He believes Whitehall wastes money (perhaps even corruptly) on incumbent providers and clients, and should instead fund small, multi-disciplinary, high-IQ teams, who will brew up exponential, “moon-shot” like ambitions for the country. 

No more “arts and humanities”-informed hunches and guesswork. Instead, lots of rigorous testing and prototyping of daring ideas. 

You may already note the obvious paradox (maybe even hypocrisy) here. The advocate of “Take Back Control” wants to subject the wider population to the experiment-driven projects of even tinier, less controllable and accountable groups than already exist in the benighted “establishment”. 

Cummings has contempt for most existing politicians and their parties - so his move back into official politics may bespeak even bigger ambitions. 

In a recent blog post, Cummings has talked about the need for a new political party that “prioritises science and productivity”. No doubt this is the policy logic that sits behind the galumphing “optimism” and “can-do” of his blonde-haired, Latin-quoting patron. 

As the regular occupant of this column Indra Adnan might say, Cummings’ post-Brexit vision looks like an intensifying of “hard power”, involving even more top-down, “instrumentalising” policy.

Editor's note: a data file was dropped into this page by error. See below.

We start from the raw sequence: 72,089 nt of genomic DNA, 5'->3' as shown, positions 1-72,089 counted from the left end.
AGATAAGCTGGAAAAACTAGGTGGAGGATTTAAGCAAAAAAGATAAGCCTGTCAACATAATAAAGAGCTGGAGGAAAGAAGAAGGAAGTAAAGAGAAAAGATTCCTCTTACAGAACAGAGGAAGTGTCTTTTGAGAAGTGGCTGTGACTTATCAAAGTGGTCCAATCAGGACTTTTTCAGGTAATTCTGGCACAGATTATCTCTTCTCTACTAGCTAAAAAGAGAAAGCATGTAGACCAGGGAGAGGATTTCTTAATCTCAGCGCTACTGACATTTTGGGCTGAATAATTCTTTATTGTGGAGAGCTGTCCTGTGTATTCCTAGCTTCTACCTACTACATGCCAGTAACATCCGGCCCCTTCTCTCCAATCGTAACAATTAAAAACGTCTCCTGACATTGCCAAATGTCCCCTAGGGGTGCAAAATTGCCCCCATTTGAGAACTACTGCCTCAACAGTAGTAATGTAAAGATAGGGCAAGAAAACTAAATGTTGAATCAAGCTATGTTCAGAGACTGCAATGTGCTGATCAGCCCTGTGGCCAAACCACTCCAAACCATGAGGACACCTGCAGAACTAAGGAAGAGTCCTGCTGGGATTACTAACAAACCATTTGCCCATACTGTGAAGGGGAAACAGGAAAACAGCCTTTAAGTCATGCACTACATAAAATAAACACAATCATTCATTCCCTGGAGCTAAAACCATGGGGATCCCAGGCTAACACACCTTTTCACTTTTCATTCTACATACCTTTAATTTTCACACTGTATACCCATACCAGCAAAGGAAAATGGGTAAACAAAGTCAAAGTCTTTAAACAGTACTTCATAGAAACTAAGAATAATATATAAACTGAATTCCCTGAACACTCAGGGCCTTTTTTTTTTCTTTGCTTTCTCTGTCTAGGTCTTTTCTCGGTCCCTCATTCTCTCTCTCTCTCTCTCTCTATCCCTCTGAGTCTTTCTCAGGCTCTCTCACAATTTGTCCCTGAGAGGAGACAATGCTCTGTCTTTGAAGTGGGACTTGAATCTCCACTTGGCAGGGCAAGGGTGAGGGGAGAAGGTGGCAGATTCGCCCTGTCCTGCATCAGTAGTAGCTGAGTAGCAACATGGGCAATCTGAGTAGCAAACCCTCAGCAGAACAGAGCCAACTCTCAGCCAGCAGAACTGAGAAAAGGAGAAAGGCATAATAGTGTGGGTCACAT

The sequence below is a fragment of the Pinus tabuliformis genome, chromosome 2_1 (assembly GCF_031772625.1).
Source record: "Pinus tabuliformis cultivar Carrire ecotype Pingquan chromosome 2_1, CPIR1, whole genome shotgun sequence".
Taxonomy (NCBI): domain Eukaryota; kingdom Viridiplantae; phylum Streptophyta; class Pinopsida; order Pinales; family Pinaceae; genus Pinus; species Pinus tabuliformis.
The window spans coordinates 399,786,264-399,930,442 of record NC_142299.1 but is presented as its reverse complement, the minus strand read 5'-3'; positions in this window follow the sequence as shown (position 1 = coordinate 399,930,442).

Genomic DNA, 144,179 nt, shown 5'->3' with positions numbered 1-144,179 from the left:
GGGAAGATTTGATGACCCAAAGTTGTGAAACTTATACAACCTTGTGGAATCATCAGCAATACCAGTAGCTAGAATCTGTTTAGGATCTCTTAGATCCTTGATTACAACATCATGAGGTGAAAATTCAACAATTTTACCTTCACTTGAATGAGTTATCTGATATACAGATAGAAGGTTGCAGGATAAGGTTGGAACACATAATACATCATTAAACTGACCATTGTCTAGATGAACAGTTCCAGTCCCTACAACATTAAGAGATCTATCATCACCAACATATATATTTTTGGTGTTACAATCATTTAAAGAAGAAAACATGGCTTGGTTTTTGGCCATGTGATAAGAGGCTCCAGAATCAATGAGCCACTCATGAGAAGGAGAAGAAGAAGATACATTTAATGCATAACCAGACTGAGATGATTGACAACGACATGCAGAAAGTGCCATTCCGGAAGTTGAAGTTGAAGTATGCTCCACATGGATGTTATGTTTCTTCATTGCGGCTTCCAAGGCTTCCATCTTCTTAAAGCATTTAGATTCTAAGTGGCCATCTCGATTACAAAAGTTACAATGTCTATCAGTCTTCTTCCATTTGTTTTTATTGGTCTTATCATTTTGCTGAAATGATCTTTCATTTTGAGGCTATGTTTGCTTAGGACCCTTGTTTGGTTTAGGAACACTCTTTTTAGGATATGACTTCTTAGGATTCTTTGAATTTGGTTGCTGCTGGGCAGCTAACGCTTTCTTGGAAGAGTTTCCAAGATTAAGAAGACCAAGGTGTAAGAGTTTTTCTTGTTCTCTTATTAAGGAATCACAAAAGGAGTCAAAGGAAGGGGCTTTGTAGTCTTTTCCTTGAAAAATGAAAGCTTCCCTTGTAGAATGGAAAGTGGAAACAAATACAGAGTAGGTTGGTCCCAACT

(Even on these terms, it’s not an impressive start. Johnson declaims the launching of “a golden age” - but hi-speed train and digital networks are pretty old hat. There’s no increase of powers for the people in these measures). 

Cummings retains the patriotic brio of Brexit. He seems to genuinely believe that the Leave vote (and particularly its disengagement from EU processes) represents a “break” into a new, self-providing, entrepreneurial reality for these islands. 

It’s not people power, but faster power that interests this guru - and he’s perhaps implicitly connected to that politically ambiguous creed, accelerationism. (We should also remember that Cummings turned around the campaign for a Northern Assembly in 2004, from a position of general support to ultimate a No vote, and also helped to defeat the Alternative Vote scheme in 2011. His preference for centralisation seems to be deep and long-standing.)

Cummings may not get his shot at radical reform. However, we should certainly not underestimate or trivialise him. He has proved his ability to detect the wind of change.  

But from the researches, mappings and connections we have made over the last few years in A/UK, it’s more than possible to see the points where Cummings’ reach clearly falters. 

For both Cummings and ourselves, since 2016, the political factor that has become at least an equal contender to Brexit in the public mind is climate breakdown. 

And it’s far from clear that the populace is going to be passively waiting for brilliant, zero-carbon designs for living to cascade down upon them, from Cummings’s New Model Whitehall.

We have a solid fact to prove this: the burgeoning success of Extinction Rebellion, and the Greta-Thunberg led school-strike movements.